Climate Change and Border Conflicts – Military Researchers’ Two Cents

Those concerned with border-related conflicts and those concerned with climate change may, if the Center for Naval Analysis is correct, share some unexpected common ground. The Center, an American military-research institute, reported that climate change has the potential to multiply instability in some of the world’s already volatile regions. The report is aptly named: “National Security and the Threat of Climate Change.” It begins, “…Global climate change presents a new and very different type of national security challenge.”

Boundaries between countries that are drawn based on topographic landmarks – for example, the boundary between Italy and Switzerland (marked by the ridge of a now-melting glacier) – are changing rapidly as the earth’s topography deteriorates because of global warming. This deterioration could have a devastating effect on countries in conflict.
The boundary separating Pakistan from India’s disputed Kashmir region is a prime example of how climate change may exacerbate tensions in the area, says The Economist, referencing the Center’s report. Experts believe, as the glaciers in Kashmir melt, they will become additional objects of the 50-year-and-running dispute between the countries.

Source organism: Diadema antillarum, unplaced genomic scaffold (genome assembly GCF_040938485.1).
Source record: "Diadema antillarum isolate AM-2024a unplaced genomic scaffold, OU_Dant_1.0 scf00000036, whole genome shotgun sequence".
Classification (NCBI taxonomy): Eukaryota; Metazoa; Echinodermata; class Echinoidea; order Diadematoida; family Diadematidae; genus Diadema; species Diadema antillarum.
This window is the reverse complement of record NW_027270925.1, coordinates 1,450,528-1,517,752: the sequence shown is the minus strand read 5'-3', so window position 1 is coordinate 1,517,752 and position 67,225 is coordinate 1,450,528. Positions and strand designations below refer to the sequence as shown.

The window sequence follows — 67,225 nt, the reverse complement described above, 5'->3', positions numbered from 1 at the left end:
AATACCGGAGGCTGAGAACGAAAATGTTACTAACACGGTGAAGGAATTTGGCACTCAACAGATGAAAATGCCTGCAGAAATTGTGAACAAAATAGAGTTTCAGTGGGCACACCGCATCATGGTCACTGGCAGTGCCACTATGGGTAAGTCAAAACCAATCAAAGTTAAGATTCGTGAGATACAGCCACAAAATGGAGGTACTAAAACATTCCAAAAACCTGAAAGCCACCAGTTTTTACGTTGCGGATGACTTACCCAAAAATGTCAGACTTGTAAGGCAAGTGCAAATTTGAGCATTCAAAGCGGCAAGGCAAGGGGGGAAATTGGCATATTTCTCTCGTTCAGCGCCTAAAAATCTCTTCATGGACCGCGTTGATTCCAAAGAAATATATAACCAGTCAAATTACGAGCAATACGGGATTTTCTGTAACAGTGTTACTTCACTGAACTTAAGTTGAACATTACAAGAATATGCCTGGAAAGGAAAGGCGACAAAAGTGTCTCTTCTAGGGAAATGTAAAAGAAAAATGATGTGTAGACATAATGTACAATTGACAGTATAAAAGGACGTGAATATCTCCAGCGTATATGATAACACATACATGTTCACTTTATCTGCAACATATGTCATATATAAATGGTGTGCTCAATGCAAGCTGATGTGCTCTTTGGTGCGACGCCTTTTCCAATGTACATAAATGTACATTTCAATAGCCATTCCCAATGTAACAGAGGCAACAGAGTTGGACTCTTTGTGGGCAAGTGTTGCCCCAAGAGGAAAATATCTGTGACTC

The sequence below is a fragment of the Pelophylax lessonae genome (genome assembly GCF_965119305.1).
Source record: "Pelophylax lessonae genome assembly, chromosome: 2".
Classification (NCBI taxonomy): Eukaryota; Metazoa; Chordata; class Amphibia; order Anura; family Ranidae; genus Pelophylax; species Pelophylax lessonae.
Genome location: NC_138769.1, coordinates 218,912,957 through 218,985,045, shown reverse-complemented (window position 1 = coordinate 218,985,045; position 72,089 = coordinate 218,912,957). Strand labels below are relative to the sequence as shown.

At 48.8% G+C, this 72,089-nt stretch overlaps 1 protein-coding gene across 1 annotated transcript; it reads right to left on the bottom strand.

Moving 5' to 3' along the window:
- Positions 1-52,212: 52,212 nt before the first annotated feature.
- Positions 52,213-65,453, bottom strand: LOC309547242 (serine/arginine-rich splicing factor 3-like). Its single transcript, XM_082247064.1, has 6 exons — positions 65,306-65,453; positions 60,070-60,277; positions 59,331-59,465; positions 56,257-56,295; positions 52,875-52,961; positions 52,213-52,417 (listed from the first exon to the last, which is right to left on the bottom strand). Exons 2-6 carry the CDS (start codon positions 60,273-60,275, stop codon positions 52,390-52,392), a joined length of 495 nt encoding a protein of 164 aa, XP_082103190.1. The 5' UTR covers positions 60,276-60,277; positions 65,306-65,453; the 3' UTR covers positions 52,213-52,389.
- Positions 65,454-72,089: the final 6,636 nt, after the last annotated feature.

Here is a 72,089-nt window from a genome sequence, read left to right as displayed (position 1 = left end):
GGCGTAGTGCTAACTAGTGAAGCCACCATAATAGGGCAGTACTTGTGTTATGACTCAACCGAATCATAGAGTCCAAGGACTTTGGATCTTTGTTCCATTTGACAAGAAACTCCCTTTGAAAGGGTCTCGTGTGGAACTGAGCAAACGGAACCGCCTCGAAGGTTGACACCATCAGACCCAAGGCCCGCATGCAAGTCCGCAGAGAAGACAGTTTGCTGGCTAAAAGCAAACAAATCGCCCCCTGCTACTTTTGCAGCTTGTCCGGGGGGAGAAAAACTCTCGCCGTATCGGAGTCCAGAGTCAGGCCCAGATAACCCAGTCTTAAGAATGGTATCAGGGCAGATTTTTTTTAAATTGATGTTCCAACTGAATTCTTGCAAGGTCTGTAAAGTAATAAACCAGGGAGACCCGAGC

Other examples? Arctic sea ice is melting, making stretches of seabed accessible – a resource for which competing groups may vie. The still-undefined Chile-Argentina borderline in the southern Patagonian ice fields will be impacted by changing sea levels. Rising sea levels are also corroding coastlines in many South and South-East Asian countries, forcing residents to flee. (India has already constructed fencing to curb illegal immigration across its borders.) Emigrants fleeing increasingly marginalized cropland in their homelands could face military action should they enter other countries illegally. The list could go on and on.
Can these results of climate change be prevented? The report concludes with its several recommendations: the impact of climate change on national security should be fully integrated into national defense strategies, and the U.S. should commit to a stronger role in the international community in curbing climate change.

Sarah Harper is a professional writer based in San Francisco, California. Her interests include sustainability, government policy, and international politics. In her free time, Sarah enjoys toying with the idea of holistic health, overanalysis, and plotting world exploration.

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